After telling them we were the subjects, they nodded and stood up, shook the hands of the manager and asked us to follow them.

Outside the hotel, a black Toyota Carina 2 was packed.

We entered the back seat and they drove off.

By a few minutes before 9pm, we got near the harbour outside Tripoli and stopped.

“No talking” One of them said to us as we got down from the car and followed them.

We walked for about 10 minutes before it happened.

One hundred Flashlights came on our faces at the same time.
Another ten voices shouted at us.
I didn’t know what they shouted but the moment the two men leading us stopped and froze in one place, i knew it was trouble.

A large number of Police men emerged from the dark and put hand cuffs on us.
We were led to a large truck parked somewhere and were pushed inside.

“No problem, you come out tomorrow” one of the men had said to us at the back of the locked pickup truck.

We didn’t know where we were taken but when we got to a facility, we were pushed into separate rooms and the cuffs were removed.

I needed nobody to tell me that we had been arrested by the authorities.

I wondered why those two men didn’t know the route was dangerous.

The worst part was that the authorities didn’t ask us any question. They just locked us up in separate rooms and left.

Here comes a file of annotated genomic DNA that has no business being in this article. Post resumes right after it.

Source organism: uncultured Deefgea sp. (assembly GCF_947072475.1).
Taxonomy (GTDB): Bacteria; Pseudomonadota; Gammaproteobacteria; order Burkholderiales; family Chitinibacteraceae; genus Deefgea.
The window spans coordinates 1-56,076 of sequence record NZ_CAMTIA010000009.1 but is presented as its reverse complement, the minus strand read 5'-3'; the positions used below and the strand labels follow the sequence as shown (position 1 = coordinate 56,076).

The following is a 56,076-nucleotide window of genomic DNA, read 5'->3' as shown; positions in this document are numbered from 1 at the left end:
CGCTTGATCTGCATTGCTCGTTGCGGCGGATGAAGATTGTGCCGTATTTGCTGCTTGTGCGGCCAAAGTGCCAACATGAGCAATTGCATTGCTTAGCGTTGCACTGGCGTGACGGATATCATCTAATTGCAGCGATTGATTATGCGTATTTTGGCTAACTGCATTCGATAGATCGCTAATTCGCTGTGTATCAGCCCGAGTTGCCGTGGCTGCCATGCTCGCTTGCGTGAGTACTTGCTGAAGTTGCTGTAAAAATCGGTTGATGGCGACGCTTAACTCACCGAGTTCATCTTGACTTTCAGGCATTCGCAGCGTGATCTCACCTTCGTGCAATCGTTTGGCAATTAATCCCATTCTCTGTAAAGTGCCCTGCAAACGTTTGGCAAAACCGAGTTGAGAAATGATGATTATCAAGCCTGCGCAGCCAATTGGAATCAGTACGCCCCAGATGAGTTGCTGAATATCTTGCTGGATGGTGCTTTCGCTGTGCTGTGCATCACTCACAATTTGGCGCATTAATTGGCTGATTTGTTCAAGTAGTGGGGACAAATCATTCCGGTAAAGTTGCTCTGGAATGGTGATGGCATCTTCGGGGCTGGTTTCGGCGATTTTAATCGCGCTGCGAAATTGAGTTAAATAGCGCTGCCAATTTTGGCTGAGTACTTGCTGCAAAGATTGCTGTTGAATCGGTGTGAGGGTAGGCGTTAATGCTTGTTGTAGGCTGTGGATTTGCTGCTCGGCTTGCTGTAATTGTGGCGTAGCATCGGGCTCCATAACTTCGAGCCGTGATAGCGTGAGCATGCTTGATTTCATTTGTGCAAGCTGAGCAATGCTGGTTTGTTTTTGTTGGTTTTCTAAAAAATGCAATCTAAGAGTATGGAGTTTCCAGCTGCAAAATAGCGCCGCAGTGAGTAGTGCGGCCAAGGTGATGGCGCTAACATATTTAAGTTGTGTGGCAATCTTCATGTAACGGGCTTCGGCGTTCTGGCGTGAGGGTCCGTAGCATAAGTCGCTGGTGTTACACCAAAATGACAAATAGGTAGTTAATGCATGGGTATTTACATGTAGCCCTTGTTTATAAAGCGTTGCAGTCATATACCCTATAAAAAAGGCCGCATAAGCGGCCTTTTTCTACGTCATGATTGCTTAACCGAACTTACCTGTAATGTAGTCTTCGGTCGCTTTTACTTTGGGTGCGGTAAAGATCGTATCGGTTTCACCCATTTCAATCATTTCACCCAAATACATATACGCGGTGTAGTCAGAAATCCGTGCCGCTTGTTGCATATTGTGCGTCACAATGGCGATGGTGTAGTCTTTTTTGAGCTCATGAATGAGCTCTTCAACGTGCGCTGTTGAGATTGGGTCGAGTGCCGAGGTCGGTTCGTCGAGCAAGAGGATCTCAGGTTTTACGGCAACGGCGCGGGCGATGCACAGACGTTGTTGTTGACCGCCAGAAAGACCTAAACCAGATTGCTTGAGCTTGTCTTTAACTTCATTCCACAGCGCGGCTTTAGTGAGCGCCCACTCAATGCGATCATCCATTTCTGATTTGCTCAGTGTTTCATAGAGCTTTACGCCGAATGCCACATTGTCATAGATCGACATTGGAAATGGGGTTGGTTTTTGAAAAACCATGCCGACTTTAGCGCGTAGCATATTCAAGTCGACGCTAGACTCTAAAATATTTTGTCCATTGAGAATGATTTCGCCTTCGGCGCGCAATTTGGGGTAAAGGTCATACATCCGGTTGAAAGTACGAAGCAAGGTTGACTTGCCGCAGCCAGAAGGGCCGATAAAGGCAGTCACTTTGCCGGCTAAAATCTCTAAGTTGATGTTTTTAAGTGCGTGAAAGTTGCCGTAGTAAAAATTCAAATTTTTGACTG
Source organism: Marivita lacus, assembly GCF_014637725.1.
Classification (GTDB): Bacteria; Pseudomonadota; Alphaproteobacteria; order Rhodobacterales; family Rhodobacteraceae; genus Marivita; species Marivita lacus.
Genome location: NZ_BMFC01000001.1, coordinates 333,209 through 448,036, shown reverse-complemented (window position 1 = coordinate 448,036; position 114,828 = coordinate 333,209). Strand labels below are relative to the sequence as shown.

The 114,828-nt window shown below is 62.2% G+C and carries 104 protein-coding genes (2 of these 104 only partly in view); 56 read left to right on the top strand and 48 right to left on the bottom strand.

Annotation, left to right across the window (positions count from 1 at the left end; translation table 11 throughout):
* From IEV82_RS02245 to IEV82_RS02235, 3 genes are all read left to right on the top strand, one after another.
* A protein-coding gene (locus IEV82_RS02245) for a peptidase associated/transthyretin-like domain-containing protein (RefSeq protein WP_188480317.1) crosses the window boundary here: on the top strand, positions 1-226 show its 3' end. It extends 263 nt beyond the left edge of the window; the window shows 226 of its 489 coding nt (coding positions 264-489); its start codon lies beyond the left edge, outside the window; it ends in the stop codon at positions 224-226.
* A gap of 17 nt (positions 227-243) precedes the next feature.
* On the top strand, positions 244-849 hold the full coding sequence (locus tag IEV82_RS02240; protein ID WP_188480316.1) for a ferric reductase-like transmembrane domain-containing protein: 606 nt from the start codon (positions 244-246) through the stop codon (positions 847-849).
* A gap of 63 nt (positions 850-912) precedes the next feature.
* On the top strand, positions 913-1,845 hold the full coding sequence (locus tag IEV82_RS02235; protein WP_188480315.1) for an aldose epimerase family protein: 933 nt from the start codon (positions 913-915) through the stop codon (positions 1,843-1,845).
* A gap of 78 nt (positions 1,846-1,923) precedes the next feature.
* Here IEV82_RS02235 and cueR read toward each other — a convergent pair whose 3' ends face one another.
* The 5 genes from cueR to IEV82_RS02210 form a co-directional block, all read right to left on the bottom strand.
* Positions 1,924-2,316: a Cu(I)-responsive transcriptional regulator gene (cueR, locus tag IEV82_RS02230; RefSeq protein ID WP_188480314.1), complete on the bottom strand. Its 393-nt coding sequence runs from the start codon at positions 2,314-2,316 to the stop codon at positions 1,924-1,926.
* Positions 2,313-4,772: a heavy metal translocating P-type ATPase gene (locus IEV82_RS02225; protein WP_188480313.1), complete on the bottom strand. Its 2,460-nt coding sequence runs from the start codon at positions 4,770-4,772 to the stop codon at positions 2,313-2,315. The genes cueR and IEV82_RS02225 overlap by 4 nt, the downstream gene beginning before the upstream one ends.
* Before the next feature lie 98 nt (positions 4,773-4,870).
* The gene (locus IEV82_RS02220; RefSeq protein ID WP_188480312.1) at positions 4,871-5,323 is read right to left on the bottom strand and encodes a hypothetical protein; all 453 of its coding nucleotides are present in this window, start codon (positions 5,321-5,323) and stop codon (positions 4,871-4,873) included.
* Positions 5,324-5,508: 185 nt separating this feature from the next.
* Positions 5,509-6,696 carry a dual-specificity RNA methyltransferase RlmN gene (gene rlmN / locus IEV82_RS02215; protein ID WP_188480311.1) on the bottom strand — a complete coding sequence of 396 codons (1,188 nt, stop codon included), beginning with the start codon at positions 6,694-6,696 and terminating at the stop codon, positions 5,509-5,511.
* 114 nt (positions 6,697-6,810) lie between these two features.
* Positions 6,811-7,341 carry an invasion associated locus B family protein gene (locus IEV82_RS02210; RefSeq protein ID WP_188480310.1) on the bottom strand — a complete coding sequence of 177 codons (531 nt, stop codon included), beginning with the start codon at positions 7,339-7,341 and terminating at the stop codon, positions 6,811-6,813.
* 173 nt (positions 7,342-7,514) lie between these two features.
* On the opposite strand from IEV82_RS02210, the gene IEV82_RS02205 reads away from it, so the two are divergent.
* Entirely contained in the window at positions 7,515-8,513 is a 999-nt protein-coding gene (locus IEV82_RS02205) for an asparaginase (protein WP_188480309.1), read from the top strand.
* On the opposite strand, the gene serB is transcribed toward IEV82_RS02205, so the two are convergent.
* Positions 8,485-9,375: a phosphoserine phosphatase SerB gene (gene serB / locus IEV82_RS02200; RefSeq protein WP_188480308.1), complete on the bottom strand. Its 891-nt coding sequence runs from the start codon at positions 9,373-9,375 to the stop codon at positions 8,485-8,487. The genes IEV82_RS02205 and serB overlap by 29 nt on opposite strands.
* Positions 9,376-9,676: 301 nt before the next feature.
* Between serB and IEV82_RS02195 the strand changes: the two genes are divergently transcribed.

There was a small wooden bench inside the small room where i was locked.
I had no other option than to lie on it and forced myself to sleep.
I didn’t know what was going to happen to us next but i didn’t care much anymore.

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3 Responses

  1. welder

    Reading this story about Nkem reminds one of a very sad trend that persists even till today. Too many of our youths stranded in foreign lands all over the world. All in search of greener pastures. So many die striving for this while just a few survive the hell. For how long are we(Nigerians particularly) going to continue this awful trend whilst other nationals continue to look at us like dirts because we have earned that reputation overtime.

    We need to change the status quo by any means necessary. We need to create a better tomorrow for our children.

    Any one got ideas of how we can lead this?